What has been the highlight of your time at NU and CEE? 

The most enriching aspect of my journey at NU and within the CEE department has undoubtedly been the chance to immerse myself in a highly collaborative and diverse research environment. Here, I’ve had the privilege of engaging with individuals from various backgrounds, cultures, and perspectives, which has profoundly broadened my horizons and enriched my academic experience. 

What has been the most challenging aspect of your graduate school experience?

The challenge of being a graduate student pursuing a Ph.D. lies in the necessity to continuously generate novel ideas and thoroughly explore them from every angle. However, this task becomes much more manageable with the guidance and mentorship of a supportive advisor. A good mentor can offer invaluable insights, feedback, and encouragement, which are crucial for navigating the complexities of doctoral research. I am fortunate to have an advisor who possesses these qualities, making my journey smoother and more rewarding.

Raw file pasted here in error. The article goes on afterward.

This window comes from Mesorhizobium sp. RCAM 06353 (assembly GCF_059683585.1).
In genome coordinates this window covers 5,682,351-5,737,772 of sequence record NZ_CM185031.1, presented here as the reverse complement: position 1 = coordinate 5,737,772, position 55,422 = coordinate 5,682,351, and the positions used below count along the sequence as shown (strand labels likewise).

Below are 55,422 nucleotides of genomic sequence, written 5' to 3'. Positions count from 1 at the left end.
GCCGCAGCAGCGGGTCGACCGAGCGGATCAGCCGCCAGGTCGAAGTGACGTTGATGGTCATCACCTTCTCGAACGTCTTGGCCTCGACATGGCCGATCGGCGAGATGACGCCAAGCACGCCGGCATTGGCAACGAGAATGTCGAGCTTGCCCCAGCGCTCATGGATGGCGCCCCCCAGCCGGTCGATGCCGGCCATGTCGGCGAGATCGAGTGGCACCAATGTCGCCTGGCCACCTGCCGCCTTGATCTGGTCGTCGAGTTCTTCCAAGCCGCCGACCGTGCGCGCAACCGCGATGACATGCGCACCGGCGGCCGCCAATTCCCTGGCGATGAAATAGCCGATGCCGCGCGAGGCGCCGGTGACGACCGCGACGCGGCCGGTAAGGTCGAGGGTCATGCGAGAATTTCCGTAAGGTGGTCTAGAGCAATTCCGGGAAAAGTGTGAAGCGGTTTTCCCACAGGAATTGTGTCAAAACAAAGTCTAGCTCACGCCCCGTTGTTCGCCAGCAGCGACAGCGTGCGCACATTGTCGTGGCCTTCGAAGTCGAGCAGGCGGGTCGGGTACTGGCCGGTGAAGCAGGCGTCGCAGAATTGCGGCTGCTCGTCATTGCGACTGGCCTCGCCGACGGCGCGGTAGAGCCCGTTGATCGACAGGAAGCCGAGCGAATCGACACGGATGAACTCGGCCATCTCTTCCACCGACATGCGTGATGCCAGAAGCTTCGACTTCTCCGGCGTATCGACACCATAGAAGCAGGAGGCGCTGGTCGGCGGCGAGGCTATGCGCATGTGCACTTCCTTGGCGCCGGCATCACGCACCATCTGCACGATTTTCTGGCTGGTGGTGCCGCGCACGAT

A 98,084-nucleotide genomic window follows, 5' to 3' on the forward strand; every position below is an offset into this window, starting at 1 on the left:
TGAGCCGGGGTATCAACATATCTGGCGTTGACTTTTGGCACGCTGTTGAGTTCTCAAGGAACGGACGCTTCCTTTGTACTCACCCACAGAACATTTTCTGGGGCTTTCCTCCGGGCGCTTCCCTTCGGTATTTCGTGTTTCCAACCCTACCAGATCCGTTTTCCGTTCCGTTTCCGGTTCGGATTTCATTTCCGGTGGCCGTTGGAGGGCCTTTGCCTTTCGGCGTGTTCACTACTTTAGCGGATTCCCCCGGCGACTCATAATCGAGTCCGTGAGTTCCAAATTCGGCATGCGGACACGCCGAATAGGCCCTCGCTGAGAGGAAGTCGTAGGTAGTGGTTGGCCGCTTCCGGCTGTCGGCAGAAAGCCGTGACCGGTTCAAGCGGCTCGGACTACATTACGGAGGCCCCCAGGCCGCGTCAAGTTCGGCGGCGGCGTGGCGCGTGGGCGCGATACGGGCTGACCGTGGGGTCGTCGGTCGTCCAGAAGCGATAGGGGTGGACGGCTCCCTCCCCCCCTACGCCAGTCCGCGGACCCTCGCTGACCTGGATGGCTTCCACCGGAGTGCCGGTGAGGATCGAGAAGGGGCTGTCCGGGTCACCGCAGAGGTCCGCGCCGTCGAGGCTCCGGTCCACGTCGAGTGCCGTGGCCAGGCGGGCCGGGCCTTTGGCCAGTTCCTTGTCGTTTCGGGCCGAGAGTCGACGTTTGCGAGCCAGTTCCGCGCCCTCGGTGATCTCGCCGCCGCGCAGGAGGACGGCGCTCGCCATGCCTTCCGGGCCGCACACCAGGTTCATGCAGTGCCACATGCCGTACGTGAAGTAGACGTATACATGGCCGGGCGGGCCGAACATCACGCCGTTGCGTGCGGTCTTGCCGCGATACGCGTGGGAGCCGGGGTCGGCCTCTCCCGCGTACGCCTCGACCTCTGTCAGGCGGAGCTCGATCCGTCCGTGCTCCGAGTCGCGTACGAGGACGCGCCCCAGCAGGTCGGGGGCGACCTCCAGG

Moreover, the Ph.D. journey demands patience and perseverance. It's essential to remain resilient and not get discouraged when progress seems slow, or obstacles arise. It's often necessary to try every possible solution, experiment, and approach until a breakthrough is achieved. Embracing the ups and downs of the research process is an integral part of Ph.D. life and staying committed to journey ultimately leads to the fulfillment of academic and personal goals.